The Present Crisis in Male Reproductive Health: An Urgent Need for a Political, Social, and Research Roadmap

Christopher J. De Jonge (Lead / Corresponding author), Christopher Barratt

Research output: Contribution to journalArticle

2 Citations (Scopus)
118 Downloads (Pure)

Abstract

Background: There is a global crisis in male reproductive health. Evidence comes from globally declining sperm counts and increasing male reproductive system abnormalities, such as cryptorchidism, germ cell tumors, and onset of puberty. Male factor infertility occurs in ~40% of couples experiencing infertility. Data demonstrate an association between male infertility and overall health. Associated significant health conditions include diabetes mellitus, metabolic disorders, and cardiovascular disease. Adding to the complexity is that men typically do not seek health care unless there is acute medical need or, as in the case of the infertile couple, the male goes for a reproductive examination and semen analysis. However, 25% of the time a reproductive health examination does not occur. Couples are increasingly utilizing IVF at more advanced ages, and advanced paternal age is associated with increased risk for (i) adverse perinatal outcomes for both offspring and mother; (ii) early child mortality, cancer, and mental health issues. In addition to age, paternal lifestyle factors, such as obesity and smoking, impact not only the male fertility but also the offspring wellness.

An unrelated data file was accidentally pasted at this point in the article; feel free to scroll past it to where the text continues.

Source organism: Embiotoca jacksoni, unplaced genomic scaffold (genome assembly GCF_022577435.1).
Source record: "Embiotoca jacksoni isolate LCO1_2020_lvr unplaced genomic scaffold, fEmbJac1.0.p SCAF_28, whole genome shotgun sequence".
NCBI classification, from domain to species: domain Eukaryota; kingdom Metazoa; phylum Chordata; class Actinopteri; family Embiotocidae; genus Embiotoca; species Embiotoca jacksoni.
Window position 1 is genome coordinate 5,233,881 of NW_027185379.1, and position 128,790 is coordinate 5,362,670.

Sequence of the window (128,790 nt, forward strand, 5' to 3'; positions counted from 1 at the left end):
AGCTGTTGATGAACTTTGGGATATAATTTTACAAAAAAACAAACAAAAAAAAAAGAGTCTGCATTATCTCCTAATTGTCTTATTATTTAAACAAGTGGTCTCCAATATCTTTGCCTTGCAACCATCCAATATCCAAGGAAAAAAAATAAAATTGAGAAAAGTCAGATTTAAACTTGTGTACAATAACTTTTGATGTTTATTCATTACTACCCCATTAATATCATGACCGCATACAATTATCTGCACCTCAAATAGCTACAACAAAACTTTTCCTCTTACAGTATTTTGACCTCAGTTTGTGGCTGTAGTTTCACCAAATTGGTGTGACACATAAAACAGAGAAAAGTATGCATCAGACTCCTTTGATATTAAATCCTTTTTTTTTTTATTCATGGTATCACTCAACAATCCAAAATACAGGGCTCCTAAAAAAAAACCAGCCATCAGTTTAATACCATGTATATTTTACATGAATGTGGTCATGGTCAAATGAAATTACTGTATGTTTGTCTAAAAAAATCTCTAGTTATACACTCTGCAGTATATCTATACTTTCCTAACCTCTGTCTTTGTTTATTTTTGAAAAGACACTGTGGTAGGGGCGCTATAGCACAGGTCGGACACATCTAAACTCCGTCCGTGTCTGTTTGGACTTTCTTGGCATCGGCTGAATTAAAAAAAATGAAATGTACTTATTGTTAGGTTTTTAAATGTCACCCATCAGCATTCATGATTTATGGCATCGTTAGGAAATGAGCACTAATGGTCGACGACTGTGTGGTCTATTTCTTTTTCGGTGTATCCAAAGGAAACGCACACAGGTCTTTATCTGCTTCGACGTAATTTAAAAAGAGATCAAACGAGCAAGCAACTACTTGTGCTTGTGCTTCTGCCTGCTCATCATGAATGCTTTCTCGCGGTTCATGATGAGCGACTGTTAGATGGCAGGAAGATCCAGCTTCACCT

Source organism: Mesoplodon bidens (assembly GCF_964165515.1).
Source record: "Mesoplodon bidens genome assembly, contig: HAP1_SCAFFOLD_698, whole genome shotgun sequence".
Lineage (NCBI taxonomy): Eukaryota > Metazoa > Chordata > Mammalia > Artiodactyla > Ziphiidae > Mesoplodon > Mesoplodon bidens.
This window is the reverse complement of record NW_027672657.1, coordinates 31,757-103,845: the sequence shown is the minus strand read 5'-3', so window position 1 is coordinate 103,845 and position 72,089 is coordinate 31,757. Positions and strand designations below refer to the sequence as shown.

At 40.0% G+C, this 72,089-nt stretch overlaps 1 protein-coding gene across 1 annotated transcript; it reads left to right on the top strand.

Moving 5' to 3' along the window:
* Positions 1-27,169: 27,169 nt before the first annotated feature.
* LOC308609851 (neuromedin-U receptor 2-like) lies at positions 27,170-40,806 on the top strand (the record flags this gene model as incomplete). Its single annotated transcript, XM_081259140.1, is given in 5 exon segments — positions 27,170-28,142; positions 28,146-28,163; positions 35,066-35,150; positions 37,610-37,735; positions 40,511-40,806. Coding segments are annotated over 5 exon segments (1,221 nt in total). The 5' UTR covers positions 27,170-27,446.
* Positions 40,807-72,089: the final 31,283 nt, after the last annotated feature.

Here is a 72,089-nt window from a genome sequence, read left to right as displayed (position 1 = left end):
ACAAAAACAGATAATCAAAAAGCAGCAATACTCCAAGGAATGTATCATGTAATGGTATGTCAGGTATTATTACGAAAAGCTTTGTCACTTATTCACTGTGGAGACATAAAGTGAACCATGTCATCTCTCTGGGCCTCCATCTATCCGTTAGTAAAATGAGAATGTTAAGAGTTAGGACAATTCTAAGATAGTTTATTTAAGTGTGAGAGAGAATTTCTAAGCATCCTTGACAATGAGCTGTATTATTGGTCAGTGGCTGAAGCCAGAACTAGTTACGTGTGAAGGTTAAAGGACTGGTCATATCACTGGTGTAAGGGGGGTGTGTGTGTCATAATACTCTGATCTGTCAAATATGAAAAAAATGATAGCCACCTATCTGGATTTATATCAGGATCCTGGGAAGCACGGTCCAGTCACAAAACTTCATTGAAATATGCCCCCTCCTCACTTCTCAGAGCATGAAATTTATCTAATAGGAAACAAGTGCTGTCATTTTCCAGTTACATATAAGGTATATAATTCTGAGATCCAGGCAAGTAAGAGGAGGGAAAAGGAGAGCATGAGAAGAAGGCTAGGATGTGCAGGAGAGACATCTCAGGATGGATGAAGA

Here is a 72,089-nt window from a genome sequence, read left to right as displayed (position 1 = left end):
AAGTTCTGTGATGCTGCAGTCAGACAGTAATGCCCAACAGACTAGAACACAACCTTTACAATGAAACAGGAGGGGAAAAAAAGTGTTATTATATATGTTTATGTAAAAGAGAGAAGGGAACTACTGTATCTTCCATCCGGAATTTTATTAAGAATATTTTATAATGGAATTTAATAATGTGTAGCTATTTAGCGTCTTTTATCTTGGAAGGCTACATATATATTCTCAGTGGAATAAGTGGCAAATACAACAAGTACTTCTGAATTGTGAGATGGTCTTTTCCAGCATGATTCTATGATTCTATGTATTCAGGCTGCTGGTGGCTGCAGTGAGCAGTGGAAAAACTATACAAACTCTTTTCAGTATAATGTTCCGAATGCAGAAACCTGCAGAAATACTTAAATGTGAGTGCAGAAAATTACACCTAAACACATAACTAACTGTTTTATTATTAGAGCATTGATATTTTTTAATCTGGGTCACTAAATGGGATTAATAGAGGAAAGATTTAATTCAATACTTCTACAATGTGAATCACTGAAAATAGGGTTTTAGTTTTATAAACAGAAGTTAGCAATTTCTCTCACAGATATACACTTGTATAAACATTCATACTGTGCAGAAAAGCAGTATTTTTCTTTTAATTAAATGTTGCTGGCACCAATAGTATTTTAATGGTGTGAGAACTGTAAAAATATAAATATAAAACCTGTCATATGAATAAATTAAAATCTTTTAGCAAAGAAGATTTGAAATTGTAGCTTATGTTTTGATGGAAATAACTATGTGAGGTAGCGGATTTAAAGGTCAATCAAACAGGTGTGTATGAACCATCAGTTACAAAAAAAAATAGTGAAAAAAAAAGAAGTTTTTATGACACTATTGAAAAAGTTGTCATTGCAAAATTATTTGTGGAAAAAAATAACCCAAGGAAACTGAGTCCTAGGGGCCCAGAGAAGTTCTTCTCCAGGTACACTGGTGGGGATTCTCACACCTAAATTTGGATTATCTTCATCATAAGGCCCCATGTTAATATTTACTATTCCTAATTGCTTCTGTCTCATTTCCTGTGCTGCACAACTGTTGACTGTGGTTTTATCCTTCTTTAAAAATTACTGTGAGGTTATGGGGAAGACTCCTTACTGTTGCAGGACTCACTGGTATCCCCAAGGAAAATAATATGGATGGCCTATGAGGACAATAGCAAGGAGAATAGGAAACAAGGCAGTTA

Objectives: The purpose of this paper was (i) to spotlight emerging and concerning data on male reproductive health, the relationship(s) between male reproductive and somatic health, and the heritable conditions father can pass to offspring, and (ii) to present a strategic roadmap with the goals of increasing (a) the awareness of men and society on the aforementioned, (b) the participation of men in healthcare seeking, and (c) advocacy to invigorate policy and funding agencies to support increased research into male reproductive biology. Conclusions: The Male Reproductive Health Initiative (MRHI) is a newly established and rapidly growing global consortium of key opinion leaders in research, medicine, funding and policy agencies, and patient support groups that are moving forward the significant task of accomplishing the goals of the strategic roadmap.

Original languageEnglish
Number of pages7
JournalAndrology
Early online date26 Jun 2019
DOIs
Publication statusE-pub ahead of print - 26 Jun 2019

Fingerprint

Reproductive Health
Research
Paternal Age
Male Infertility
Delivery of Health Care
Child Mortality
Cryptorchidism
Semen Analysis
Sperm Count
Self-Help Groups
Germ Cell and Embryonal Neoplasms
Metabolic Diseases
Health
Puberty
Fathers
Infertility
Fertility
Life Style
Diabetes Mellitus
Mental Health

Keywords

  • assisted reproduction
  • epigenetics
  • funding
  • male health
  • male reproduction
  • policy

Cite this

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title = "The Present Crisis in Male Reproductive Health: An Urgent Need for a Political, Social, and Research Roadmap",